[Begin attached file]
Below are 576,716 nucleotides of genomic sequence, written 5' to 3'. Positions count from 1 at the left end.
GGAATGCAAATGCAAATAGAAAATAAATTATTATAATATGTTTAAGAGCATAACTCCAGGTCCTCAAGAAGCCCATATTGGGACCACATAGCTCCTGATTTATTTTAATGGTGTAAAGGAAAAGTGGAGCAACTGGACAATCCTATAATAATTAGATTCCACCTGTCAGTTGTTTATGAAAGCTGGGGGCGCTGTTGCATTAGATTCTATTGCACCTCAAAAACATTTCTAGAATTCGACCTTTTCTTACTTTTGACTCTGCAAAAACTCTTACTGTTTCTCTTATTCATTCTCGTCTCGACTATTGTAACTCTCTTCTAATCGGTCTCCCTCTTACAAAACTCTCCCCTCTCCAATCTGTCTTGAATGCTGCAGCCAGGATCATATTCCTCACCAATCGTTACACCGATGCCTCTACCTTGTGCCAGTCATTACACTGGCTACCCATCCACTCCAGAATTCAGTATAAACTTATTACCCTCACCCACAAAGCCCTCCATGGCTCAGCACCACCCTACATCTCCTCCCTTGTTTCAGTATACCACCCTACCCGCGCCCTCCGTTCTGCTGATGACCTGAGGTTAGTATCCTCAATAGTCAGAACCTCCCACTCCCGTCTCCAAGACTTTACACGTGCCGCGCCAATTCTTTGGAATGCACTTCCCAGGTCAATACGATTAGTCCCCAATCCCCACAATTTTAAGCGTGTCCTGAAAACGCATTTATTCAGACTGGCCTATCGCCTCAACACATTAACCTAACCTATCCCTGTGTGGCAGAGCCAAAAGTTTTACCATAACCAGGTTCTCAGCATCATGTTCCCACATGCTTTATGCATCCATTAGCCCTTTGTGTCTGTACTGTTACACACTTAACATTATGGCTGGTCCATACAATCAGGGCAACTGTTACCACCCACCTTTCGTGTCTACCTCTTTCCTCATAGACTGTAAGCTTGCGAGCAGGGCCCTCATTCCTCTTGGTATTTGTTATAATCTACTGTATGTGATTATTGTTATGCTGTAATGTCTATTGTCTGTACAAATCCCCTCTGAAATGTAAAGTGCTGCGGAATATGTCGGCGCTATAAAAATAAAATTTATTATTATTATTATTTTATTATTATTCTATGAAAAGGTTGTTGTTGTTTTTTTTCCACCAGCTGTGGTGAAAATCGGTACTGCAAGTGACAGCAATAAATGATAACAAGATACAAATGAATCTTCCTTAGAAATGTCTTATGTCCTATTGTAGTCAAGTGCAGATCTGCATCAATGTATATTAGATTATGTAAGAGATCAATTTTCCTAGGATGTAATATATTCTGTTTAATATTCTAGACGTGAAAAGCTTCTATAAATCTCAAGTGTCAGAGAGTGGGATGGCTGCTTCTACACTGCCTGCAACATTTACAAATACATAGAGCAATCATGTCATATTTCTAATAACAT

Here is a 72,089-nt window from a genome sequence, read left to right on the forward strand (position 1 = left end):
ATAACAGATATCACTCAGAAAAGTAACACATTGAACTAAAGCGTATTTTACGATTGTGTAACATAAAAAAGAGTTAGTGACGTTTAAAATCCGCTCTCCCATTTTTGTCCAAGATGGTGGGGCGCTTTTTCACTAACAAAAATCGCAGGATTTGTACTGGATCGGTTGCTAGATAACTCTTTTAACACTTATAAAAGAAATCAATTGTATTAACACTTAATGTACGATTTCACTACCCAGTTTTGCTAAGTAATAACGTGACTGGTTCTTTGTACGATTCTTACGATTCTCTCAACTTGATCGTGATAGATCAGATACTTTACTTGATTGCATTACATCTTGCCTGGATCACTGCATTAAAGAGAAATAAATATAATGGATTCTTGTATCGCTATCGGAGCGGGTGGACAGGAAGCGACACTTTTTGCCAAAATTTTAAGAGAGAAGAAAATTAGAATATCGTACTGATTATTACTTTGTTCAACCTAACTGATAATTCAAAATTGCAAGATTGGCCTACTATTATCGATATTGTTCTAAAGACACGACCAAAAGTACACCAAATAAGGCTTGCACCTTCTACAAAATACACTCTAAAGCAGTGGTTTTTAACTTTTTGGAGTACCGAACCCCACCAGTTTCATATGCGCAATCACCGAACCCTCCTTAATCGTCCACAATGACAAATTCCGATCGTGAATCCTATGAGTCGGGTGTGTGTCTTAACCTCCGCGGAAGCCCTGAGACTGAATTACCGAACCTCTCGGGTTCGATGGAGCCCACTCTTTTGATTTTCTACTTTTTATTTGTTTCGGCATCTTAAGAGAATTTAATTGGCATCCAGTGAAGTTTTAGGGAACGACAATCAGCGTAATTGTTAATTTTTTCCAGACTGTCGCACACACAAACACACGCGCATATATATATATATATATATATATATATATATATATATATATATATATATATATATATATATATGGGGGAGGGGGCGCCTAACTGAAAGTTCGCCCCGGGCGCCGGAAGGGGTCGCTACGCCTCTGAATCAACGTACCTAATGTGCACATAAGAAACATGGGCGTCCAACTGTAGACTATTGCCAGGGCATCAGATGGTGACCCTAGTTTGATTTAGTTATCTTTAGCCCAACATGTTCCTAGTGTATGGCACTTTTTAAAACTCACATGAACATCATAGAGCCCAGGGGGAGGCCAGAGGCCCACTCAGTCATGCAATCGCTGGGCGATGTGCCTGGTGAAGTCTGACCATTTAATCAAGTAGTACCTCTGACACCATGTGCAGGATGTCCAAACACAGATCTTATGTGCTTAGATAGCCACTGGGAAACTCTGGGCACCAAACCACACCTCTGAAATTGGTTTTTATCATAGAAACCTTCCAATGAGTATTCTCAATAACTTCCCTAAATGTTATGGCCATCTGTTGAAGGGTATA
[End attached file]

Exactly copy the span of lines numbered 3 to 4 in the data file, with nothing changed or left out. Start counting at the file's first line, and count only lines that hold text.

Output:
Here is a 72,089-nt window from a genome sequence, read left to right on the forward strand (position 1 = left end):
ATAACAGATATCACTCAGAAAAGTAACACATTGAACTAAAGCGTATTTTACGATTGTGTAACATAAAAAAGAGTTAGTGACGTTTAAAATCCGCTCTCCCATTTTTGTCCAAGATGGTGGGGCGCTTTTTCACTAACAAAAATCGCAGGATTTGTACTGGATCGGTTGCTAGATAACTCTTTTAACACTTATAAAAGAAATCAATTGTATTAACACTTAATGTACGATTTCACTACCCAGTTTTGCTAAGTAATAACGTGACTGGTTCTTTGTACGATTCTTACGATTCTCTCAACTTGATCGTGATAGATCAGATACTTTACTTGATTGCATTACATCTTGCCTGGATCACTGCATTAAAGAGAAATAAATATAATGGATTCTTGTATCGCTATCGGAGCGGGTGGACAGGAAGCGACACTTTTTGCCAAAATTTTAAGAGAGAAGAAAATTAGAATATCGTACTGATTATTACTTTGTTCAACCTAACTGATAATTCAAAATTGCAAGATTGGCCTACTATTATCGATATTGTTCTAAAGACACGACCAAAAGTACACCAAATAAGGCTTGCACCTTCTACAAAATACACTCTAAAGCAGTGGTTTTTAACTTTTTGGAGTACCGAACCCCACCAGTTTCATATGCGCAATCACCGAACCCTCCTTAATCGTCCACAATGACAAATTCCGATCGTGAATCCTATGAGTCGGGTGTGTGTCTTAACCTCCGCGGAAGCCCTGAGACTGAATTACCGAACCTCTCGGGTTCGATGGAGCCCACTCTTTTGATTTTCTACTTTTTATTTGTTTCGGCATCTTAAGAGAATTTAATTGGCATCCAGTGAAGTTTTAGGGAACGACAATCAGCGTAATTGTTAATTTTTTCCAGACTGTCGCACACACAAACACACGCGCATATATATATATATATATATATATATATATATATATATATATATATATATATATATATATATATGGGGGAGGGGGCGCCTAACTGAAAGTTCGCCCCGGGCGCCGGAAGGGGTCGCTACGCCTCTGAATCAACGTACCTAATGTGCACATAAGAAACATGGGCGTCCAACTGTAGACTATTGCCAGGGCATCAGATGGTGACCCTAGTTTGATTTAGTTATCTTTAGCCCAACATGTTCCTAGTGTATGGCACTTTTTAAAACTCACATGAACATCATAGAGCCCAGGGGGAGGCCAGAGGCCCACTCAGTCATGCAATCGCTGGGCGATGTGCCTGGTGAAGTCTGACCATTTAATCAAGTAGTACCTCTGACACCATGTGCAGGATGTCCAAACACAGATCTTATGTGCTTAGATAGCCACTGGGAAACTCTGGGCACCAAACCACACCTCTGAAATTGGTTTTTATCATAGAAACCTTCCAATGAGTATTCTCAATAACTTCCCTAAATGTTATGGCCATCTGTTGAAGGGTATA